Do deadlines inspire you or make you crazy? Why do I ask? I ask because deadlines are a part of every author’s life (and publisher’s life too, if you think about it). They are there for a reason, obviously so that things get done. However they can be a big pain in the you know what. So back to the original question… do they inspire you or just drive you crazy?

I live with the King of Procrastination. No really, I do. Deadlines for him are a motivating factor and not in the way you are thinking. He actually does his best work when he is facing that deadline that is just hours or minutes away. But it usually is his best stuff. So he is inspired, nah, works at his best under the gun.

I, on the other hand, am on the side that deadlines drive me crazy. I know they are important but they make me crazy. I hate to get behind and start facing down that deadline. I like to get things done before they are due. Usually. Most of time. But there are times when I get behind and begin to feel the deadline breathing down my neck.

It does not inspire me. It panics me. So I have to take a deep breath and put it out of my mind. Concentrate on the job at hand. And work until it’s done.

You’re probably wondering why this is the topic of this post, beyond me ranting again… As I said deadlines are or will be a part of your life. So, it is important for you know how you will react to them. And if you need to work on how you deal with them, you should start now. Start making deadlines for yourself. It could be as simple as something like this… If I don’t write a scene by the end of the week/day, I won’t be able to watch/play my favorite TV show/video game. And stick to it. Made the deadline count. Learn what you need to do in order to meet those nasty deadlines.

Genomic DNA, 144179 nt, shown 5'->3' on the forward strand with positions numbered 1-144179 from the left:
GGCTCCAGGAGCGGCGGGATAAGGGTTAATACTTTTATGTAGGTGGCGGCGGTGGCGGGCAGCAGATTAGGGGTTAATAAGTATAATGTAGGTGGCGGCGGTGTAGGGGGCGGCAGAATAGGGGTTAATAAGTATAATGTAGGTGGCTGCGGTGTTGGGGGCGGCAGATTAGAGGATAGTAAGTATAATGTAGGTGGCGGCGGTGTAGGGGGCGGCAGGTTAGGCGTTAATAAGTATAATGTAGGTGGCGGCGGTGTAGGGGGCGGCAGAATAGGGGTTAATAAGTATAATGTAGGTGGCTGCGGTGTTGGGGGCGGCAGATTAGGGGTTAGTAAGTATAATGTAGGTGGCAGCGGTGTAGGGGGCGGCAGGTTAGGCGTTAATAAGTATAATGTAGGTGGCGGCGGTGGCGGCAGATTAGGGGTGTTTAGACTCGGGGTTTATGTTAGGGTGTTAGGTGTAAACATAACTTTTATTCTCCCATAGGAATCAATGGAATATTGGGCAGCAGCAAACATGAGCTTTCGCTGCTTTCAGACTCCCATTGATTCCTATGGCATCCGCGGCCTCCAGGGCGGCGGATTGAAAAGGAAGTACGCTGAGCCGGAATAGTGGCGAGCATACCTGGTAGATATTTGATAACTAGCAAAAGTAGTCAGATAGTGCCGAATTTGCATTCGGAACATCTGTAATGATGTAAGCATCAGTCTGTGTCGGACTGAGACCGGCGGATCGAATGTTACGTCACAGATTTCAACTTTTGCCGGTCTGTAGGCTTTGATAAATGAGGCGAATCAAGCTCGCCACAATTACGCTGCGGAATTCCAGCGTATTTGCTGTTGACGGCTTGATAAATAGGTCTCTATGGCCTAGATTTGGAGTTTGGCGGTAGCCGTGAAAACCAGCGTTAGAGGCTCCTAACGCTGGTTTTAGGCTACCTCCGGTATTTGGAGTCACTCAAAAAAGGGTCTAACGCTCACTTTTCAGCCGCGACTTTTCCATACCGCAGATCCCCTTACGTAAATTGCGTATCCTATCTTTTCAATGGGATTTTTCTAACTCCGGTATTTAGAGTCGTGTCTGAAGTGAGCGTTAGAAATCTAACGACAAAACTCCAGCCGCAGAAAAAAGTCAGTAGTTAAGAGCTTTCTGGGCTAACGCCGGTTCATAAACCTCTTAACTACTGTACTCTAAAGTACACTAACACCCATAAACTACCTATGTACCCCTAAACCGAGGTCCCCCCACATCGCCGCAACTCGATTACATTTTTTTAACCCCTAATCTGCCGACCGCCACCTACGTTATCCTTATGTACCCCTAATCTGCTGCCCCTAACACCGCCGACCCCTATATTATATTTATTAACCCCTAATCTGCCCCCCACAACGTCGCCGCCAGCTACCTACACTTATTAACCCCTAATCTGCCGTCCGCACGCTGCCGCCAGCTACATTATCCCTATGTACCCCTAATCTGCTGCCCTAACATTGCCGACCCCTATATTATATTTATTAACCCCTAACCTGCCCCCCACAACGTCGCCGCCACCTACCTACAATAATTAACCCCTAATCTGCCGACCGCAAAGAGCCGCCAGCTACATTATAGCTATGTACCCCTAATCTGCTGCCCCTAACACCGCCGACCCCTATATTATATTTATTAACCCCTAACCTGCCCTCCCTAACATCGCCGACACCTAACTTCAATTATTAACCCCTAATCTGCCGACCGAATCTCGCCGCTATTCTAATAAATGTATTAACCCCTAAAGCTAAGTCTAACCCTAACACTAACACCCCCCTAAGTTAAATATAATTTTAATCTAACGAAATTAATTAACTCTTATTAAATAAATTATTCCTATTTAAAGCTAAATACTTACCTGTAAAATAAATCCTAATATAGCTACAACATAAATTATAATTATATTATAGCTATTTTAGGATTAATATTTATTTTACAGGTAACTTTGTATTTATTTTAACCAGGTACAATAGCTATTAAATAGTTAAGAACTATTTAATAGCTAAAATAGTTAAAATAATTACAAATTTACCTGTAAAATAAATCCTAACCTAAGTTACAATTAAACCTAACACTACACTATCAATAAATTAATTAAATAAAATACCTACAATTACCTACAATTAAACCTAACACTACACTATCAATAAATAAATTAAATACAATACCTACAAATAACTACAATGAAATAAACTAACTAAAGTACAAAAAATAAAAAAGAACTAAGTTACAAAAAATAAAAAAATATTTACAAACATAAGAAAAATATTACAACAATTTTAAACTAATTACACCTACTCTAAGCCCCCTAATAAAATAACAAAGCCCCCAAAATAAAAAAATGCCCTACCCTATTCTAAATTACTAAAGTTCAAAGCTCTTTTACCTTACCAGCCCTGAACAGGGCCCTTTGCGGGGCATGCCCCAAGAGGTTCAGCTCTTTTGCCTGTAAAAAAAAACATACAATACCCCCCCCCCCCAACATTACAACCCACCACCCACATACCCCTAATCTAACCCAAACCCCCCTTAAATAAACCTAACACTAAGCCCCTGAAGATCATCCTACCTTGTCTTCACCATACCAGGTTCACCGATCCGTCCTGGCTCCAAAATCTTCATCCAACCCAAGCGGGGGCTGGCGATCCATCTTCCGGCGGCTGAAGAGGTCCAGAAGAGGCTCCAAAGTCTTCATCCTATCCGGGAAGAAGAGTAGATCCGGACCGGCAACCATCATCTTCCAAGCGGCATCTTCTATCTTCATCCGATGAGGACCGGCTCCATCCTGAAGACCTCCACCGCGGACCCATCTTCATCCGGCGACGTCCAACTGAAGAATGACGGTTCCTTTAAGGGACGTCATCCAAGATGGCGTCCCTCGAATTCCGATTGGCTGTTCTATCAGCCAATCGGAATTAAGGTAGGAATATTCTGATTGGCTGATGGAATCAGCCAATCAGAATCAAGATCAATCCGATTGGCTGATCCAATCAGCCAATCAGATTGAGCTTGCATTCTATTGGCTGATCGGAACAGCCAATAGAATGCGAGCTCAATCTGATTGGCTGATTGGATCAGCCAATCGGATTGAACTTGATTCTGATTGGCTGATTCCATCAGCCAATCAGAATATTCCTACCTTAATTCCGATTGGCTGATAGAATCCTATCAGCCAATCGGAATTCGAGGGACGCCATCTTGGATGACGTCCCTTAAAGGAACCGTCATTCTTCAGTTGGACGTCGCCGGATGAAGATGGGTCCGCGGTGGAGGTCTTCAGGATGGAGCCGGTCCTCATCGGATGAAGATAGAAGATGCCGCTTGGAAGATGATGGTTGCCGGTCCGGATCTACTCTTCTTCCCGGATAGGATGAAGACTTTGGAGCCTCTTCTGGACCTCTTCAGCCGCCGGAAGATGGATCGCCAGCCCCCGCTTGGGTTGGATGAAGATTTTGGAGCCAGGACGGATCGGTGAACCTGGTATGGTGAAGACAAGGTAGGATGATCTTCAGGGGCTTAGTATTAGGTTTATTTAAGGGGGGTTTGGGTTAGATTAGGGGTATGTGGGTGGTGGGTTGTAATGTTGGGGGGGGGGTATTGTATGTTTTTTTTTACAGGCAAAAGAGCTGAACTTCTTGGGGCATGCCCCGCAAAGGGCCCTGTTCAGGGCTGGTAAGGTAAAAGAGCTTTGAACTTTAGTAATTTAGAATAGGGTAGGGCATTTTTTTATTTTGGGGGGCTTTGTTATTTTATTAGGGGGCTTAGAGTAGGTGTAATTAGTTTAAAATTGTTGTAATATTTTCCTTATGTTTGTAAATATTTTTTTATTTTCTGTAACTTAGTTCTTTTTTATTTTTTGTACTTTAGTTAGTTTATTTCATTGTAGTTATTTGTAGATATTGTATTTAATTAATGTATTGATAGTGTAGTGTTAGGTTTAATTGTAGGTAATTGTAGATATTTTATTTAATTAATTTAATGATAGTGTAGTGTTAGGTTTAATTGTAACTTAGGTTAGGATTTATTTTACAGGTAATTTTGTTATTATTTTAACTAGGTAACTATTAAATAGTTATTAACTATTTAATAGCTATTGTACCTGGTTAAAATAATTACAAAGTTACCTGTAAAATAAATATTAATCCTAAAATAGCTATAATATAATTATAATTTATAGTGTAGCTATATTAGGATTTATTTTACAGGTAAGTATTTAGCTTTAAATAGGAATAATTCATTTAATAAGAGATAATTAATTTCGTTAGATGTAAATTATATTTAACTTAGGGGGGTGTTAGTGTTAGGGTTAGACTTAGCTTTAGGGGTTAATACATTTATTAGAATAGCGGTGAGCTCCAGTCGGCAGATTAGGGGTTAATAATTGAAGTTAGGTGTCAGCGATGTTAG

Okay, so I’ve procrastinated enough with this blog. Time to get back to work… I have a deadline looming over my head. No, really I do, but… Yeah, deadlines drive me crazy!

Stay tuned…

Angela Abderhalden
Acquiring Editor
Seventh Wave Books, LLC

PS- Don’t forget about the free phone conference for all stages of writers. This Saturday, February 23, 2013, at 10 a.m. Mountain Time. Email me for the phone number and code. We’ll have four authors, two editors, and a book cove designer. Join us and ask questions.


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And…. Action!

We’ve touched on the idea of using action verbs instead of more passive verbs in an earlier post. And we’ve touched on being active vs passive overall. This post is going to address using the actual structure of your writing to imply action. All of these tools are important in writing.